The Supreme Court Wednesday sought response from the Centre on a PIL seeking to remove anomalies in succession and inheritance laws and make them uniform for all citizens. The petition said gender and religion-neutral laws in succession and inheritance is necessary to secure justice, equality and dignity of women, and alleged that the central government has not taken any steps in this regard till date.
A bench comprising Chief Justice S A Bobde and Justices A S Bopanna and V Ramasubramanian issued notices to the Ministry of Home Affairs, Ministry of Law and Justice and Ministry of Women and Child Development.
The bench tagged the matter with a pending plea seeking uniform grounds of divorce and also allowed a plea seeking intervention in the matter.
The plea, filed through advocate Ashwini Kumar Dubey, has also sought directions to the Law Commission to examine the laws relating to succession and inheritance of the developed countries and international conventions in this regard and prepare a report on ''uniform grounds of succession and inheritance'' for all citizens within three months.
"The injury caused to the citizens is extremely large because gender-biased and religion biased personal laws relating to succession and inheritance are not only against the constitutional ethos of gender justice & gender equality, guaranteed under articles 14-15, but also against the dignity of women, which is an important element of right life to life & liberty, guaranteed under Article 21 of the Constitution," the plea said.
"However even after 73 years of independence and 70 years of becoming sovereign socialist secular democratic republic; the Centre has failed to provide gender-neutral and religion-neutral uniform grounds of succession & inheritance in the spirit of the Articles 14, 15, 21, 44 and international conventions," it said.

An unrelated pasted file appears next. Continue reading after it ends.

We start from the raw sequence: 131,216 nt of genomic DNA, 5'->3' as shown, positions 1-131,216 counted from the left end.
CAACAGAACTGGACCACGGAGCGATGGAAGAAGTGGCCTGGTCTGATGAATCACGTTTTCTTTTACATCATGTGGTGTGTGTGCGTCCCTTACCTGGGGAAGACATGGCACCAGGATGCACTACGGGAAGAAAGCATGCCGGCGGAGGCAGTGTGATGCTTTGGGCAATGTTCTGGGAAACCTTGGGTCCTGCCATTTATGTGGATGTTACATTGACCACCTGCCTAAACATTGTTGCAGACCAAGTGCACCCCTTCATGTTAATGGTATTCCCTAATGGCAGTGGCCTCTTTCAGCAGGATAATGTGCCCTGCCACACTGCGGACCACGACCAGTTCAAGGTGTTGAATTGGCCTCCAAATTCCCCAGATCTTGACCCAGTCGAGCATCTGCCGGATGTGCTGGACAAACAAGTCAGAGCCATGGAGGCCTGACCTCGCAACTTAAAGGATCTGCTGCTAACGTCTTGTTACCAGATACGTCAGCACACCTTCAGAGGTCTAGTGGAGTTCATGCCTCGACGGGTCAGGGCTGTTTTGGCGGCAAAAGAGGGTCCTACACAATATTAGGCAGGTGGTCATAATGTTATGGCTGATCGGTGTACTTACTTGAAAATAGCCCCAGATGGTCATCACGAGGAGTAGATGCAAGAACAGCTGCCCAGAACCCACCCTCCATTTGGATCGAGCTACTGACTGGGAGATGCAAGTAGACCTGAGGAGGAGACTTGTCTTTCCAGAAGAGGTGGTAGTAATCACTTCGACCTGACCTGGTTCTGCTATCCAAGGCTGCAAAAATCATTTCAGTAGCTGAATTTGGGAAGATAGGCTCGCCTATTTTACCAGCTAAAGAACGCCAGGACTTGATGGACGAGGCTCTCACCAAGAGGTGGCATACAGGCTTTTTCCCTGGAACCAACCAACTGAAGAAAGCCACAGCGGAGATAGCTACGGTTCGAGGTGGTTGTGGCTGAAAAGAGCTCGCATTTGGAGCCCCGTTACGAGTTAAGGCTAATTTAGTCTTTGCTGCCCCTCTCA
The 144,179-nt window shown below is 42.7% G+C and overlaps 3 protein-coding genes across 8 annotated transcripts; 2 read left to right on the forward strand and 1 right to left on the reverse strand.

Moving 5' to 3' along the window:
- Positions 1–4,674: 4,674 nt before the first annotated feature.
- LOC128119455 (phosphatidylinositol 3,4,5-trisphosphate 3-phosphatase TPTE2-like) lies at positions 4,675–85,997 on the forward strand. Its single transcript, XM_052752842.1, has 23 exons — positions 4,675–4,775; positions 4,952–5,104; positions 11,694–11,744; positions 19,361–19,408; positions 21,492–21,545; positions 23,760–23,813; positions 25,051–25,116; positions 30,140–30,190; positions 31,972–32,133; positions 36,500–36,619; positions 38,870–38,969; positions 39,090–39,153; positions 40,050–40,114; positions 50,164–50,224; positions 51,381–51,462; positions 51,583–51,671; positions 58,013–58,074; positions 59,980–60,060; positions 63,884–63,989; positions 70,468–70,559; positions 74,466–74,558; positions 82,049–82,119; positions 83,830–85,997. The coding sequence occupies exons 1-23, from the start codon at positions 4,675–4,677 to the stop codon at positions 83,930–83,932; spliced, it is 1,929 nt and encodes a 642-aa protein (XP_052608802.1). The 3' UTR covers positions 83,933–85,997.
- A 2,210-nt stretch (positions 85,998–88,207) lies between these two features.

The PIL stated that existing personal laws being very "complex and cumbersome" are against the goals of preamble.
It said that Hindus, Buddhists, Sikhs and Jains are governed by the Hindu Succession Act, 1956 and Christians, Parsis and Jews are governed by the Indian Succession Act, 1925.
"Similarly, Muslims are governed by the Shariat Act, in which the share of a female heir is half of the male heirs. Moreover, existing personal laws relating to succession and inheritance are not only against the constitutional ethos of gender justice, gender equality & dignity of women but also brazenly offend Articles 14, 15, 21 of the Constitution and international conventions," the plea said.
The PIL contended that succession and inheritance is the most crucial and pivotal issue and directly affects the right to life, liberty and dignity, guaranteed under Article 21.
"Discriminatory grounds of succession & inheritance not only reinforce patriarchal stereotypical notions but also contravene principles of gender justice, gender equality and dignity of women guaranteed under Articles 14, 15 and 21 of the Constitution," it said.
The plea has also sought to declare that the discriminatory grounds of succession and inheritance are violative of Articles 14, 15, 21 of the Constitution and frame gender-neutral, religion-neutral, uniform guidelines of succession and inheritance for all citizens.